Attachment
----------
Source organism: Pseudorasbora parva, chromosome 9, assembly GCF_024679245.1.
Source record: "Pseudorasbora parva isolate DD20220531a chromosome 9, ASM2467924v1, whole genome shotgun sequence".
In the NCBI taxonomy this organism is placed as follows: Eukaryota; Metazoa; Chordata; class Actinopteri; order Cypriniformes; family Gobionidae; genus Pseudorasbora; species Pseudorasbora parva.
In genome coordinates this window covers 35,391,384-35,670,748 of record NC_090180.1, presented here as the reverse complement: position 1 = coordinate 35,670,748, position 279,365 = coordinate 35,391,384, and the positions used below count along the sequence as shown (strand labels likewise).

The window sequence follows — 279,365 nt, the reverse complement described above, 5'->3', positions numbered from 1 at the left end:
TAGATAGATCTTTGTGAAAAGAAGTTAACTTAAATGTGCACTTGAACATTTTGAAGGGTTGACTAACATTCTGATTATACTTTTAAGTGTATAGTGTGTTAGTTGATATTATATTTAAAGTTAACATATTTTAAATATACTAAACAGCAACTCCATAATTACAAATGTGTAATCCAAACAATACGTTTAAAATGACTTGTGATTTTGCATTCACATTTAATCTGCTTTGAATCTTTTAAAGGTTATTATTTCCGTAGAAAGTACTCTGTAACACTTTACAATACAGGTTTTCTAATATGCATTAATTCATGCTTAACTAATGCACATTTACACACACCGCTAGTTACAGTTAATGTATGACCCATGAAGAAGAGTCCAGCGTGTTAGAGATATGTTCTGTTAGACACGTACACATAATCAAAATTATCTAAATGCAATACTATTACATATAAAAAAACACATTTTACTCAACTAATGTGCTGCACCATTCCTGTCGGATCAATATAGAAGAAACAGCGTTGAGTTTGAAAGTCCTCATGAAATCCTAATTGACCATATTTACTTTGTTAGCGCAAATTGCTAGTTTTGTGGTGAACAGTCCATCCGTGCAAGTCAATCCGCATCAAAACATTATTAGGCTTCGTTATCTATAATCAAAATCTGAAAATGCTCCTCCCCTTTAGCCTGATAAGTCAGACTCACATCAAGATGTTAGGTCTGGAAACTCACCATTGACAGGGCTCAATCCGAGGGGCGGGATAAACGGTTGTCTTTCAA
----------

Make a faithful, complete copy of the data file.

Source organism: Pseudorasbora parva, chromosome 9, assembly GCF_024679245.1.
Source record: "Pseudorasbora parva isolate DD20220531a chromosome 9, ASM2467924v1, whole genome shotgun sequence".
In the NCBI taxonomy this organism is placed as follows: Eukaryota; Metazoa; Chordata; class Actinopteri; order Cypriniformes; family Gobionidae; genus Pseudorasbora; species Pseudorasbora parva.
In genome coordinates this window covers 35,391,384-35,670,748 of record NC_090180.1, presented here as the reverse complement: position 1 = coordinate 35,670,748, position 279,365 = coordinate 35,391,384, and the positions used below count along the sequence as shown (strand labels likewise).

The window sequence follows — 279,365 nt, the reverse complement described above, 5'->3', positions numbered from 1 at the left end:
TAGATAGATCTTTGTGAAAAGAAGTTAACTTAAATGTGCACTTGAACATTTTGAAGGGTTGACTAACATTCTGATTATACTTTTAAGTGTATAGTGTGTTAGTTGATATTATATTTAAAGTTAACATATTTTAAATATACTAAACAGCAACTCCATAATTACAAATGTGTAATCCAAACAATACGTTTAAAATGACTTGTGATTTTGCATTCACATTTAATCTGCTTTGAATCTTTTAAAGGTTATTATTTCCGTAGAAAGTACTCTGTAACACTTTACAATACAGGTTTTCTAATATGCATTAATTCATGCTTAACTAATGCACATTTACACACACCGCTAGTTACAGTTAATGTATGACCCATGAAGAAGAGTCCAGCGTGTTAGAGATATGTTCTGTTAGACACGTACACATAATCAAAATTATCTAAATGCAATACTATTACATATAAAAAAACACATTTTACTCAACTAATGTGCTGCACCATTCCTGTCGGATCAATATAGAAGAAACAGCGTTGAGTTTGAAAGTCCTCATGAAATCCTAATTGACCATATTTACTTTGTTAGCGCAAATTGCTAGTTTTGTGGTGAACAGTCCATCCGTGCAAGTCAATCCGCATCAAAACATTATTAGGCTTCGTTATCTATAATCAAAATCTGAAAATGCTCCTCCCCTTTAGCCTGATAAGTCAGACTCACATCAAGATGTTAGGTCTGGAAACTCACCATTGACAGGGCTCAATCCGAGGGGCGGGATAAACGGTTGTCTTTCAA